A taste of teaching

Prof. KRK Rao who is now working with TI had developed a kit which could potentially be a big help for undergraduate lab courses.

Most of the undergraduate labs use breadboards to make the circuits. Breadboards are very unreliable and can lead to a lot of time being spent debugging peripheral issues like loose connections, coupling effects, noise pickup and wrong connections resulting from confusion due to messy wiring and lack of space. Lab time is always precious and the more time spent on such minor details, the less time available for gaining greater insight into the system being built.

There is also the problem with inadequate focus on such fundamental analog elements like PLL and other feedback systems that are handled usually towards the end off the lab courses and that too with too little time devoted to them and their theory of operation. The kit and the accompanying manual describing various experiments which are arranged in such a manner as to allow the student to gain an overview of analog fundamentals and to more importantly realize the power and scope of analog systems can in my opinion be used to good effect by our engineering colleges.

TI through its university relations wing has been trying to get the kit introduced to the various universities in our country so that they can either incorporate it into their curriculum or use the ideas to make changes to their own programs.

The first part of the program involved a familiarization program for the faculty for which I had volunteered to help with a lab session. For the second part which was meant for students I had volunteered to handle a day’s classes and lab session.

It was a very instructive and exciting experience for me. I was meant to take Function Generator and VCO for them. There were 6 students attending the class and all of them seemed eager to get on with the day’s program. I had given a brief class on the Schmitt Trigger and various related concepts like Regenerative Posititve Feedback, hysteresis and voltage controlled resistances the previous week after my friend Joyan was done with his class. I had also given them a couple of problems to work out which were related to the function generator.

When I was attending my entrance coaching classes I always liked it when the teacher gave us problems to work out. The frenzied thinking and solving to get at the answer before anyone else and the enjoyment that comes from sharing the answer with everyone on the board was alone enough to motivate me at times to try harder. I used the same tactic this time too. Letting them solve all the fundamental equations for period of oscillation, duty cycle variations due to various offsets, sensitivity etc. and asking them to come up to the board and write out their solution.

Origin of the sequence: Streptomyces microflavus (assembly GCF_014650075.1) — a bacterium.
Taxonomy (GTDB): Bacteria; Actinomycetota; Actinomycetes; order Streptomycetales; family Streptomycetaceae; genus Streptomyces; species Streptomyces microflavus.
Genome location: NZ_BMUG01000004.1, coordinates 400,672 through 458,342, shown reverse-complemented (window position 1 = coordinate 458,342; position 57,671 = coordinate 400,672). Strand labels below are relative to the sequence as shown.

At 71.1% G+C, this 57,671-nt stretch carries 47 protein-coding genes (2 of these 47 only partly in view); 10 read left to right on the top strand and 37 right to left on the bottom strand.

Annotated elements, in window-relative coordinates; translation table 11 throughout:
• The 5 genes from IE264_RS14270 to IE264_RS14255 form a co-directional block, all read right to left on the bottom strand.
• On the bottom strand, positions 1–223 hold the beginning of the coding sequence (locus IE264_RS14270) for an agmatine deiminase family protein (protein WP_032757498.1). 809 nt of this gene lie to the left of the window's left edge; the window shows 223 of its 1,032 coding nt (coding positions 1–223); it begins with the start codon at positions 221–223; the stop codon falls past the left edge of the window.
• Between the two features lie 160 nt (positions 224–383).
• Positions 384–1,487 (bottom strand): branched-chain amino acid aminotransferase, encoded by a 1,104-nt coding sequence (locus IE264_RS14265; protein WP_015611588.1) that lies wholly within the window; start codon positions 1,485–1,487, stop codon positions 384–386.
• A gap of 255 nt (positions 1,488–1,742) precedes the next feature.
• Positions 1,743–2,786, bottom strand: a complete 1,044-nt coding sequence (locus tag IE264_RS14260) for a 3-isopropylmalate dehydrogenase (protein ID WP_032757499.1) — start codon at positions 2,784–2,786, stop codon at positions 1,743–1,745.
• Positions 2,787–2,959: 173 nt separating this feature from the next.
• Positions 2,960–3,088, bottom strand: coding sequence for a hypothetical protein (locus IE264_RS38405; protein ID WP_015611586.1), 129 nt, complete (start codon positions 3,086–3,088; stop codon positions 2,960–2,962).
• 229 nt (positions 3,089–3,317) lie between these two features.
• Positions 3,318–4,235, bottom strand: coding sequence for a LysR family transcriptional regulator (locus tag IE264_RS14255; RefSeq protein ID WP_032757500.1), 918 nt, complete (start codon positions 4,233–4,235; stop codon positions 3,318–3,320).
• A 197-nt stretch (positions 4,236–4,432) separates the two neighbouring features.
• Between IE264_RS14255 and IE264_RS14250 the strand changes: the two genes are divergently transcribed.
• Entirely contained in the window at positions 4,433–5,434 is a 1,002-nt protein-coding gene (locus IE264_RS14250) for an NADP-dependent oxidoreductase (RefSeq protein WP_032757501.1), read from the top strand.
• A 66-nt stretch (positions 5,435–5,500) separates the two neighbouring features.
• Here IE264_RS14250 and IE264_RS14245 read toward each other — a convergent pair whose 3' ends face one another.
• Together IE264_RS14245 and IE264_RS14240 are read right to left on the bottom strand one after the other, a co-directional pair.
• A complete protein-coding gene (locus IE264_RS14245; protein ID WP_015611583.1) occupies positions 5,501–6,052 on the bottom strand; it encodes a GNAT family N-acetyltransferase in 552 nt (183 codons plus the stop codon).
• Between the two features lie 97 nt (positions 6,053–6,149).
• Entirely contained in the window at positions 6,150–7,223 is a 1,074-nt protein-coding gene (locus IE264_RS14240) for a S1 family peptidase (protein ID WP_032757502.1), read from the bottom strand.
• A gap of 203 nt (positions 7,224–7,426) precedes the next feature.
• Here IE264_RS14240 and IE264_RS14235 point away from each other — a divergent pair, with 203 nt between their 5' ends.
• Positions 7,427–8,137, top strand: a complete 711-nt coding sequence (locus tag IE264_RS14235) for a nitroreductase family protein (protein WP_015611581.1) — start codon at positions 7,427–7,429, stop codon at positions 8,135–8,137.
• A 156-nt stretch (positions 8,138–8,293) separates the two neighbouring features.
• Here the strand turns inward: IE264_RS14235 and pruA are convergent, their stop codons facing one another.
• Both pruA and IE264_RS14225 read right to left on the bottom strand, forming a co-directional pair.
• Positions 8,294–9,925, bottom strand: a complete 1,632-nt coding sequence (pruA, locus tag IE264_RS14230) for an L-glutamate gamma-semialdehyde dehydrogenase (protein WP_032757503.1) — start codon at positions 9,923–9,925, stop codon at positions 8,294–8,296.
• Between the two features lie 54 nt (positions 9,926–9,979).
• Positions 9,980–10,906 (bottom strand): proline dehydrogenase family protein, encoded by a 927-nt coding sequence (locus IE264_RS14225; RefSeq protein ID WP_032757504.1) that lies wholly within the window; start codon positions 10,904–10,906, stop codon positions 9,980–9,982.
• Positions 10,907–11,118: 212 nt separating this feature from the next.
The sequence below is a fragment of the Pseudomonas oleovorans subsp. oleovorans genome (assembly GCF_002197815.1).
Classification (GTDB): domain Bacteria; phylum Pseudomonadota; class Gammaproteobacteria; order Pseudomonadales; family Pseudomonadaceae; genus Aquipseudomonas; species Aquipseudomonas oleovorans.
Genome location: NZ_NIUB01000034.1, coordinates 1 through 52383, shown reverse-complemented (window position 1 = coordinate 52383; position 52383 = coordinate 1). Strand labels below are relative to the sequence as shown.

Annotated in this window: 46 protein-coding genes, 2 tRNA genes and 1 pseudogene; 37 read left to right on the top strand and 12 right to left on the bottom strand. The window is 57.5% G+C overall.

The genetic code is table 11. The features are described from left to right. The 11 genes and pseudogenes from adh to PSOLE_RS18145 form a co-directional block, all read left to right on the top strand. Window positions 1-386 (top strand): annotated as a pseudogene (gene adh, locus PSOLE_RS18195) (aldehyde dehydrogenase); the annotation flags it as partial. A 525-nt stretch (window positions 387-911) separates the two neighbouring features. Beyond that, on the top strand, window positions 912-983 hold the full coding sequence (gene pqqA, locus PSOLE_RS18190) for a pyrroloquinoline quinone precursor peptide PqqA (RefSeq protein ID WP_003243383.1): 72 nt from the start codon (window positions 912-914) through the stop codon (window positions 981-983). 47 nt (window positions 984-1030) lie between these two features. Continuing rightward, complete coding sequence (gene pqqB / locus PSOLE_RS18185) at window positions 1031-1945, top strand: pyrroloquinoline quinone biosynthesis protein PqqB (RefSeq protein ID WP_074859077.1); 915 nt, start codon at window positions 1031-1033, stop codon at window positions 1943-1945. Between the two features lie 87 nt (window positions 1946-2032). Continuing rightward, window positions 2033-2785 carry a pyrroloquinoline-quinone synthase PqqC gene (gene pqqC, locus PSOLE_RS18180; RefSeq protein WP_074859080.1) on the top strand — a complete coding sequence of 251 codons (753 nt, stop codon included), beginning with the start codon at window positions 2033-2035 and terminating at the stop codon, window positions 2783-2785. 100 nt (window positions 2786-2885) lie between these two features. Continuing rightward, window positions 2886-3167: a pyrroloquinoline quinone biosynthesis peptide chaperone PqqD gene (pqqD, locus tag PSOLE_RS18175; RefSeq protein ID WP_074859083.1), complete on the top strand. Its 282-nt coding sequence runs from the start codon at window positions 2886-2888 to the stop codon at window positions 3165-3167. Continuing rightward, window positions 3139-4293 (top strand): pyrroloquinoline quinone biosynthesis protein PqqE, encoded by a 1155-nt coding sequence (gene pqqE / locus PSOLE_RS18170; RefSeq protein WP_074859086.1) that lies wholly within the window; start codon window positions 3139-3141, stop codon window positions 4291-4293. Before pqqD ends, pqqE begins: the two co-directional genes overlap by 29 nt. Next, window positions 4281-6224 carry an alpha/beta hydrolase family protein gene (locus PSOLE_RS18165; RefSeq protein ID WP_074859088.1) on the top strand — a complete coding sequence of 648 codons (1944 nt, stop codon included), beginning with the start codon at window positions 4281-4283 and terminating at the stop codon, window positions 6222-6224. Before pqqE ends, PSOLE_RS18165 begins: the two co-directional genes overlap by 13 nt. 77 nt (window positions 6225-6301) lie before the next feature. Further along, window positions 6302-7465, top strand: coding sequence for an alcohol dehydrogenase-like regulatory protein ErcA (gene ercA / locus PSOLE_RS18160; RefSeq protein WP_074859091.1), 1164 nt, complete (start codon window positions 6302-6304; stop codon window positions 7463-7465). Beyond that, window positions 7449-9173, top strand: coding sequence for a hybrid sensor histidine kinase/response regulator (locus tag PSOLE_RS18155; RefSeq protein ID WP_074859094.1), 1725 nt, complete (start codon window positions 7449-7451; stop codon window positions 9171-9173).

I kept the theory class short and then let them get on with the lab session by 10:45. By 12:15 they had all completed the Function generator and made the necessary readings. After lunch they proceeded to insert the multiplier into the loop to get voltage control of frequency. Then a weird problem struck all of them. The multiplier was behaving very strangely. The output high was not proper. There was some high frequency oscillation at output low. etc etc.. Everyone tried different multipliers and different boards. I even called up Joyan to ask him whether he had faced the problem during the last class.  After a while everyone was starting to lose their patience.

Then I simply went and increased the supply voltage from 10 to 12 volts and voila all the problems disappeared instantly. It was actually surprising considering that they had been using the same boards at 10 volts supply until then. Anyway, I still haven’t managed to find out why the lower supply voltage suddenly stopped being enough for the multiplier. By then we had lost quite a bit of time.

After the VCOs were ready they measured the Kvco and center frequency. Then, I proceeded to give them a short class on PLL operation and also provided them with an overview of how feedback systems can be used to perform inverse operations with the help of a high loop gain.

By 5 they started with the PLL. This was not part of the plan and it was actually a little too ambitious, trying to do everything together the same day. But, I felt that since the VCOs were ready and working it would be perfect if we could quickly put together a PLL. It would have meant optimum use of the lab hours put in up to that point. It proved to be quite a struggle since many of them were not quite clear about the circuit diagram and the correct way of putting it together.

But, they kept on trying. The class was supposed to end by 5:30. But even after 6:45 we were still trying to get the output. I was starting to lose heart by then. Then, one of the guys got the output! It was such a big relief for me as I would have been disappointed if not even one of them had got the output after sitting till 7 O clock.

No matter how many times you see it or how simple it all really is, seeing a PLL capture a signal and struggle to maintain lock at it’s limits is really magical. The phase slowly oscillating into lock as the signal comes into range is a very satisfying sight to watch!

I used the working experiment to demonstrate a few basic principles to them and then let them leave for the day. I really enjoyed the day and it gave me a taste of the joy of teaching!

I made myself familiar with all guys and girls who had come and hope to keep in touch with them in the future too!


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